We devote thousands of hours of research to help you get Big Travel with Small Money. You support us by signing-up for credit cards through partner links which earn us a commission. Here’s our full Advertising Policy.
Welcome to the next installment of our interview series where folks share their thoughts about Big Travel with Small Money!
Miles & Points Interview: Points to be Made
How and when did you start collecting miles and points?
I started in earnest around 2011 when I needed to buy 2 tickets to Thailand for myself and my girlfriend. In my mind, I knew there had to be a way to pay less than double the cost of 1 ticket. So I stumbled across Flyertalk and some of the BoardingArea blogs.
A couple of months later, I was on my first mileage run from London to Los Angeles and back for an American Airlines Platinum Elite Status Challenge.
6 years later and I’ve now been to around 80+ countries and loving every moment of it. I’d love to cross the 100 mark soon!
Why did you start your blog? What’s special about it?
At the time I was doing a PhD and bored with what I was doing, so I needed the mental stimulation. Air miles was the perfect solution to me. When I realized there were no UK-based blogs at the time, I decided to start my own.
But then I moved to the Netherlands for work so I decided to decentralize it from one country and try to pitch it to appeal to those around Europe.
What’s the one single thing people can do to get more miles?
This will depend on where you live. But around Europe where most of my readership is based, and where credit cards bonuses are not prevalent, I would say take part in as many car hire or retailer promotions as you can. You won’t earn as much as the US counterparts but you can still earn a decent amount.
What’s your most memorable travel experience?
My most memorable experience came about through unfortunate circumstances.
It was my first time flying Cathay Pacific First Class last year, but it sadly came about through a family emergency. I had to rush to Asia to see my grandfather who had been in an accident and knew would leave us imminently so I had no choice but to take that flight. Though it had cost me over 120,000 Avios points, the tax component was only ~$53, which is a negligible price to pay as it allowed me to see Grandpa a final time.
At the start of the flight, I had burst into tears because of the stress of the situation but the flight attendants handled the situation with such grace and treated me (and the rest of the cabin) perfectly. After I settled in, the lunch service began, which was a wonderful experience, sampling every single wine on the menu. I remember waking up with the most horrible hangover somewhere above Siberia and working it off before my transfer in Hong Kong as I needed to use The Pier First Class lounge to sample their amazing breakfast and lunch menu, too.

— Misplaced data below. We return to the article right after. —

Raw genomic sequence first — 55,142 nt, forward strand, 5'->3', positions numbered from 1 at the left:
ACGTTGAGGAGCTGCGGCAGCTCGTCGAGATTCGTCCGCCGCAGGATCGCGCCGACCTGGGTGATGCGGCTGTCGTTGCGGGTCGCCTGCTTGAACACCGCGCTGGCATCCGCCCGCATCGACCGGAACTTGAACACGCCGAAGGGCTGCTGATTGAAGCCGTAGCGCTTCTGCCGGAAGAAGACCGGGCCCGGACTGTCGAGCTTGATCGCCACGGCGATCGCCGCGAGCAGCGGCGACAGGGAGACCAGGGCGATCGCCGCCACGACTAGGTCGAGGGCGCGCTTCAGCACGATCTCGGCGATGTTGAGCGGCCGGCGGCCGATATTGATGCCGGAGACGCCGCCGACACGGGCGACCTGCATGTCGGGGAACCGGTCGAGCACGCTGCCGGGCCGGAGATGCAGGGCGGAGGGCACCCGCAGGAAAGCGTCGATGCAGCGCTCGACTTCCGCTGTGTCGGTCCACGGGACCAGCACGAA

What do your family and friends think of your miles & points hobby?
At first they thought it was a massive distraction to my career and I had gone off the rails. But now they love it and seek advice from me for any flight or hotel-related issue.
Now my digital nomad lifestyle is funded by miles and points, and through the income of my blog – and it’s not a credit card referral driven site!
I took a gamble to leave my stable job to pursue this passion and I’ve never been happier. Most of my friends are jealous as they see I’ve found my calling.
Is there any tool or trick which you’ve found especially useful in this hobby?
What was the least expected way you’ve earned miles or points?
Many years ago I booked a Business Class redemption once from Asia to Europe which through a fare bucket glitch that ended up earning me a large portion of the miles back! I’m not going to say which airlines were involved, though. 😉
What do you now know about collecting miles and points which you wish you knew when you started out?
It’s incredibly easy to get addicted to elite status, points, etc., but always try to calculate the value of everything and whether it is worth pursuing some of the promotions, or craziest of all, the mileage runs.
Many air miles aficionados put no value on their time which is the biggest mistake of all.
What would your readers be surprised to know about you?
Aside from being a professional engineer, I also play classical music on the oboe to a fairly high level. At university, I pondered becoming a professional musician but in the end decided better of it.
Any parting words?
- Don’t believe all the hype about airline miles and the luxury some travel bloggers portray. Many people collect the miles through their employer paying for their flights, but it’s a completely different story if you have to pay for it yourself
- It’s great to fly Business or First Class, but there’s a whole world to explore outside the airport and the aircraft
- Despite being nearly always away from home, it’s easy to let time and adventure pass by in a blur. Don’t forget your friends and family are only ever a flight or two away!
Tim – Thanks for sharing your thoughts on having Big Travel with Small Money!
If you’d like to be considered for our interview series, please send me a note!